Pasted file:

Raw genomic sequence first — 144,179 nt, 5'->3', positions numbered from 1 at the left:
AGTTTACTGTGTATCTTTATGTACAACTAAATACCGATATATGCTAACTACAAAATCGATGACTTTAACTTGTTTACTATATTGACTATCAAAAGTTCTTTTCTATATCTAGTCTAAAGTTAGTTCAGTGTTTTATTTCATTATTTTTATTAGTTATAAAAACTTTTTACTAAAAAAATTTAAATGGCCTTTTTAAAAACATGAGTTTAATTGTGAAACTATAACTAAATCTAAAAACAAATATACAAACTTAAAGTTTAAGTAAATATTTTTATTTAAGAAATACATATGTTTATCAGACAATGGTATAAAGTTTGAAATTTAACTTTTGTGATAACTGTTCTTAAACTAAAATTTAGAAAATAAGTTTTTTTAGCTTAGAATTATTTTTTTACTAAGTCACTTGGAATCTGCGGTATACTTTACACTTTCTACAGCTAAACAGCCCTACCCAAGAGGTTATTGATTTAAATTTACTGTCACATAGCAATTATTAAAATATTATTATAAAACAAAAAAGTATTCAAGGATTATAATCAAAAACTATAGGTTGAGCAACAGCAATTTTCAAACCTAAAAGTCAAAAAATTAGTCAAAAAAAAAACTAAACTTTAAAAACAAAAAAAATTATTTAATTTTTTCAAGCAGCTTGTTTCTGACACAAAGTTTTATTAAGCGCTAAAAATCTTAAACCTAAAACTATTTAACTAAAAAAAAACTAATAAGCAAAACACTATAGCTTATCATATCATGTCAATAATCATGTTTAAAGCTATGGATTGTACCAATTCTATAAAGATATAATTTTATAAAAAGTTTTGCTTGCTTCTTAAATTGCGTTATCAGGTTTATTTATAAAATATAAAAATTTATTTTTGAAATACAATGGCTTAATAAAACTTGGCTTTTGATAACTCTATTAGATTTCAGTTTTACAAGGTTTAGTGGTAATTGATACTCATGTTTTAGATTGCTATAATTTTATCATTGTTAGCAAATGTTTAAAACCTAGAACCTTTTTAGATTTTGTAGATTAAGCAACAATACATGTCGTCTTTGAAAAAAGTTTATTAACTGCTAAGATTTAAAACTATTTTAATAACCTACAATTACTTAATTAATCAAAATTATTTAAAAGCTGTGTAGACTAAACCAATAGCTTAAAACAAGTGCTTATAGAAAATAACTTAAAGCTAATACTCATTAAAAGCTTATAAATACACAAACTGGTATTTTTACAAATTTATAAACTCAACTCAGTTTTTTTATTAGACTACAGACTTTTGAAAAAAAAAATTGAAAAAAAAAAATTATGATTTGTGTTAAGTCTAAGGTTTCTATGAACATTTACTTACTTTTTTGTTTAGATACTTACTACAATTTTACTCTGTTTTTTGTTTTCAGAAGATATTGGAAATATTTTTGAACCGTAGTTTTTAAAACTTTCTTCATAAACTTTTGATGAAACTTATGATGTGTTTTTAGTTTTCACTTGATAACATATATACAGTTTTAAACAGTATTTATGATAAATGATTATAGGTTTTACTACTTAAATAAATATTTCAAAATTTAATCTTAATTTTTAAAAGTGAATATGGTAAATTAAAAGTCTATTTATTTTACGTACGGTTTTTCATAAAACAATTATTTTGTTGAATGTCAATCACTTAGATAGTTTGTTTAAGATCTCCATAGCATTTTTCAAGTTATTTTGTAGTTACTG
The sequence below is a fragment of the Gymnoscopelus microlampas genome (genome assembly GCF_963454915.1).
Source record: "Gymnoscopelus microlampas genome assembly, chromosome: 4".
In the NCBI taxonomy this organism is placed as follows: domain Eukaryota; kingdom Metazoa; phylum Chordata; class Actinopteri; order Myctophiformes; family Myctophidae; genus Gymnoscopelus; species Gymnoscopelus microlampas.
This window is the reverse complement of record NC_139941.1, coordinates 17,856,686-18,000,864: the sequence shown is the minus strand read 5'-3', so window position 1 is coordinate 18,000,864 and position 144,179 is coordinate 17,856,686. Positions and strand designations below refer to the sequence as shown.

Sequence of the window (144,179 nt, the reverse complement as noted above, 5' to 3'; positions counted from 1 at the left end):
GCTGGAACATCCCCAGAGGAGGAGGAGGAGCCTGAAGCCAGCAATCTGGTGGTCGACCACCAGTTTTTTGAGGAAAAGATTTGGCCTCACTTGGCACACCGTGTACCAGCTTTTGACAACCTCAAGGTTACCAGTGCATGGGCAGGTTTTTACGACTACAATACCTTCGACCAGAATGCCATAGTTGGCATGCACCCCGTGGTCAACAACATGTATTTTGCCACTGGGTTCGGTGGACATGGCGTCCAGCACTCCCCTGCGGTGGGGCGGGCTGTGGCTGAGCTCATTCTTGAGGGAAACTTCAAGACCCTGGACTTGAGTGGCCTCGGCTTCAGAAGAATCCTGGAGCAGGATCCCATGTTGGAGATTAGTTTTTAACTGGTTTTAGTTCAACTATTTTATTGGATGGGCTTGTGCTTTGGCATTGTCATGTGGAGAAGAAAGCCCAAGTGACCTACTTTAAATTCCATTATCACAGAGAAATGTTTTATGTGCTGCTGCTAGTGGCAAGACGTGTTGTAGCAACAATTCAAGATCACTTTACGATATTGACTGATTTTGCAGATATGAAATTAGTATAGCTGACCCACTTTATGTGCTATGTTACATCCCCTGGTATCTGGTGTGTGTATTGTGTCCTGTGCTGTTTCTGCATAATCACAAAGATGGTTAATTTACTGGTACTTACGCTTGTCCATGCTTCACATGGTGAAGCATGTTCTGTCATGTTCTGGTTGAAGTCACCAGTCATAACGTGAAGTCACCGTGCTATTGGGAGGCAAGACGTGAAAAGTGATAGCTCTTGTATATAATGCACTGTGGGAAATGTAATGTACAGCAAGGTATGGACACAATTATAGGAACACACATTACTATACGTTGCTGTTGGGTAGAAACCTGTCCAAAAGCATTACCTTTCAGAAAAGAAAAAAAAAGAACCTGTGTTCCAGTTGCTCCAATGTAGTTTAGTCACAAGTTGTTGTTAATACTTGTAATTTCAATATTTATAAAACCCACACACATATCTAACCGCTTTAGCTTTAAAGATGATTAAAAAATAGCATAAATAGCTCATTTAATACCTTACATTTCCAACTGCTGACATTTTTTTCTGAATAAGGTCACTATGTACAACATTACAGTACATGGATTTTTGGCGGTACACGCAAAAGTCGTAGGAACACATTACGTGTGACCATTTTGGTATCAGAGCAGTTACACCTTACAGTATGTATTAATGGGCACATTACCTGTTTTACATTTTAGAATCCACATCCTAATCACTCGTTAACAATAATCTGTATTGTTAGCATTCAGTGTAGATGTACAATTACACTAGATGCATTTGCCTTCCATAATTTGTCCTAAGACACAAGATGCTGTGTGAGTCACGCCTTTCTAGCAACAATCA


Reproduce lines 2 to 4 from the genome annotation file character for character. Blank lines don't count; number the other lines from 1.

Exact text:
AGTTTACTGTGTATCTTTATGTACAACTAAATACCGATATATGCTAACTACAAAATCGATGACTTTAACTTGTTTACTATATTGACTATCAAAAGTTCTTTTCTATATCTAGTCTAAAGTTAGTTCAGTGTTTTATTTCATTATTTTTATTAGTTATAAAAACTTTTTACTAAAAAAATTTAAATGGCCTTTTTAAAAACATGAGTTTAATTGTGAAACTATAACTAAATCTAAAAACAAATATACAAACTTAAAGTTTAAGTAAATATTTTTATTTAAGAAATACATATGTTTATCAGACAATGGTATAAAGTTTGAAATTTAACTTTTGTGATAACTGTTCTTAAACTAAAATTTAGAAAATAAGTTTTTTTAGCTTAGAATTATTTTTTTACTAAGTCACTTGGAATCTGCGGTATACTTTACACTTTCTACAGCTAAACAGCCCTACCCAAGAGGTTATTGATTTAAATTTACTGTCACATAGCAATTATTAAAATATTATTATAAAACAAAAAAGTATTCAAGGATTATAATCAAAAACTATAGGTTGAGCAACAGCAATTTTCAAACCTAAAAGTCAAAAAATTAGTCAAAAAAAAAACTAAACTTTAAAAACAAAAAAAATTATTTAATTTTTTCAAGCAGCTTGTTTCTGACACAAAGTTTTATTAAGCGCTAAAAATCTTAAACCTAAAACTATTTAACTAAAAAAAAACTAATAAGCAAAACACTATAGCTTATCATATCATGTCAATAATCATGTTTAAAGCTATGGATTGTACCAATTCTATAAAGATATAATTTTATAAAAAGTTTTGCTTGCTTCTTAAATTGCGTTATCAGGTTTATTTATAAAATATAAAAATTTATTTTTGAAATACAATGGCTTAATAAAACTTGGCTTTTGATAACTCTATTAGATTTCAGTTTTACAAGGTTTAGTGGTAATTGATACTCATGTTTTAGATTGCTATAATTTTATCATTGTTAGCAAATGTTTAAAACCTAGAACCTTTTTAGATTTTGTAGATTAAGCAACAATACATGTCGTCTTTGAAAAAAGTTTATTAACTGCTAAGATTTAAAACTATTTTAATAACCTACAATTACTTAATTAATCAAAATTATTTAAAAGCTGTGTAGACTAAACCAATAGCTTAAAACAAGTGCTTATAGAAAATAACTTAAAGCTAATACTCATTAAAAGCTTATAAATACACAAACTGGTATTTTTACAAATTTATAAACTCAACTCAGTTTTTTTATTAGACTACAGACTTTTGAAAAAAAAAATTGAAAAAAAAAAATTATGATTTGTGTTAAGTCTAAGGTTTCTATGAACATTTACTTACTTTTTTGTTTAGATACTTACTACAATTTTACTCTGTTTTTTGTTTTCAGAAGATATTGGAAATATTTTTGAACCGTAGTTTTTAAAACTTTCTTCATAAACTTTTGATGAAACTTATGATGTGTTTTTAGTTTTCACTTGATAACATATATACAGTTTTAAACAGTATTTATGATAAATGATTATAGGTTTTACTACTTAAATAAATATTTCAAAATTTAATCTTAATTTTTAAAAGTGAATATGGTAAATTAAAAGTCTATTTATTTTACGTACGGTTTTTCATAAAACAATTATTTTGTTGAATGTCAATCACTTAGATAGTTTGTTTAAGATCTCCATAGCATTTTTCAAGTTATTTTGTAGTTACTG
The sequence below is a fragment of the Gymnoscopelus microlampas genome (genome assembly GCF_963454915.1).
Source record: "Gymnoscopelus microlampas genome assembly, chromosome: 4".